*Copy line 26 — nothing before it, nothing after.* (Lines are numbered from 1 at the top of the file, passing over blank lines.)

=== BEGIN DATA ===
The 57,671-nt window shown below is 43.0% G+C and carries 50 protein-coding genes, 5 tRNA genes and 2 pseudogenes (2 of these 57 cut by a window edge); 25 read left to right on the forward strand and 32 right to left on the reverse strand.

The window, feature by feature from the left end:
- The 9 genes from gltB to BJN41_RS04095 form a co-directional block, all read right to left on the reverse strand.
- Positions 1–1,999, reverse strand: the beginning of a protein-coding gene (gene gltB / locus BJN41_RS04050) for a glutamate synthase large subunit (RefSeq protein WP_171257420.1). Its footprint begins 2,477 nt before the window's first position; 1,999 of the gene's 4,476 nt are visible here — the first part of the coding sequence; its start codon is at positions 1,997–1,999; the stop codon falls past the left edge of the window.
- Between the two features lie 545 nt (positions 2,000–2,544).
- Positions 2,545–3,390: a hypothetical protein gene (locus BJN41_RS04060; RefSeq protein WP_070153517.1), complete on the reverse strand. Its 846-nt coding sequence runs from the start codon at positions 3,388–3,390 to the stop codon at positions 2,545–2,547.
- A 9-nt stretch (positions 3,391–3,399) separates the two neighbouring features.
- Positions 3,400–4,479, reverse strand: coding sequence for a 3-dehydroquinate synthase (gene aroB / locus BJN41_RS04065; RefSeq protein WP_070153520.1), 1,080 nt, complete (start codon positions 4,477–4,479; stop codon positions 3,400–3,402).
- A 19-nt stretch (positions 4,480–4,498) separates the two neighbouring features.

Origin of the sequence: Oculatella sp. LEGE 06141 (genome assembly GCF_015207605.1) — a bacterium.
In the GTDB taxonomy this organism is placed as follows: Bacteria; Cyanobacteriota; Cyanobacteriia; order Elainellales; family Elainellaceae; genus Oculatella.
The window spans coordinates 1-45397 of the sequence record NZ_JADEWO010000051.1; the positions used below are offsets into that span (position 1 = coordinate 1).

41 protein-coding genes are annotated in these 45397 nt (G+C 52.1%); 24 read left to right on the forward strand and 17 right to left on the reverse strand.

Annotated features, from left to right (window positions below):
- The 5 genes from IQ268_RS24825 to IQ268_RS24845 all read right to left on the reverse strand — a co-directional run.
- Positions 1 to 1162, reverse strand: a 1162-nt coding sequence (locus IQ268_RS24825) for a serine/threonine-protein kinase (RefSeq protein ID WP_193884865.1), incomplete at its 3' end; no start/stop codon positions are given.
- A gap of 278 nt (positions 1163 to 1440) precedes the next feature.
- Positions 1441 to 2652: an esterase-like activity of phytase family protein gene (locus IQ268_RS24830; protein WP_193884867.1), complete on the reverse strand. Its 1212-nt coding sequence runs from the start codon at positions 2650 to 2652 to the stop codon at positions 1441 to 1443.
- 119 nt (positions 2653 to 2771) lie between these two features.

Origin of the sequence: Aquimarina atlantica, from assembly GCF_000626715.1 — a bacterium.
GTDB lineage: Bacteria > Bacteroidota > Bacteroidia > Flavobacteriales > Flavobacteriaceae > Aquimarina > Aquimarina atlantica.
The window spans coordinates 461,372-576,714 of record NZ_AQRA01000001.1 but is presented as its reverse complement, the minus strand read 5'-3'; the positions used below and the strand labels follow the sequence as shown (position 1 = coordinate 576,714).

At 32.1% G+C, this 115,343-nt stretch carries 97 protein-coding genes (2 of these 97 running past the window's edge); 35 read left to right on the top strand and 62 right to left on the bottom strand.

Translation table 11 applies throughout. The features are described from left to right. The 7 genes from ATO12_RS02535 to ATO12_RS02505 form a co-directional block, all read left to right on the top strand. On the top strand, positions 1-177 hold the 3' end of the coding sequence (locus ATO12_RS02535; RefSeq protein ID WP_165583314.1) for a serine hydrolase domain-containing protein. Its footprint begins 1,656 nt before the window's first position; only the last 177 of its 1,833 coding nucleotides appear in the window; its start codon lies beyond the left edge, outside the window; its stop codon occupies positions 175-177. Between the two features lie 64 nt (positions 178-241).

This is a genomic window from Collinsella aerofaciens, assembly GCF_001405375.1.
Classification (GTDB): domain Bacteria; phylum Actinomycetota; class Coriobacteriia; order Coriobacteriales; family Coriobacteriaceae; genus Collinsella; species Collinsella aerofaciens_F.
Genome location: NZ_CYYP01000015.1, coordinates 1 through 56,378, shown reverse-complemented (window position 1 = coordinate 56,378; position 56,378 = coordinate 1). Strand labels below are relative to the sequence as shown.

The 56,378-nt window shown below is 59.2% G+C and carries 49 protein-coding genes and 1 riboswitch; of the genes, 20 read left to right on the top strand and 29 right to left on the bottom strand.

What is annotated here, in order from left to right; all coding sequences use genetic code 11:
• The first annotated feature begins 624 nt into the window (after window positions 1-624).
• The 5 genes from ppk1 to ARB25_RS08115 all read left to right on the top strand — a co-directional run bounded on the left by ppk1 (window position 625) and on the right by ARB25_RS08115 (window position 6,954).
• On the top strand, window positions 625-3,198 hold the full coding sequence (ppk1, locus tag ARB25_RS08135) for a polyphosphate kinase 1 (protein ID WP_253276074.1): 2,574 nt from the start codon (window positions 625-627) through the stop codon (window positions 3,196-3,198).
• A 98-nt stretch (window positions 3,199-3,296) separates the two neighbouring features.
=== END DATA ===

Classification (GTDB): domain Bacteria; phylum Actinomycetota; class Coriobacteriia; order Coriobacteriales; family Coriobacteriaceae; genus Collinsella; species Collinsella aerofaciens_F.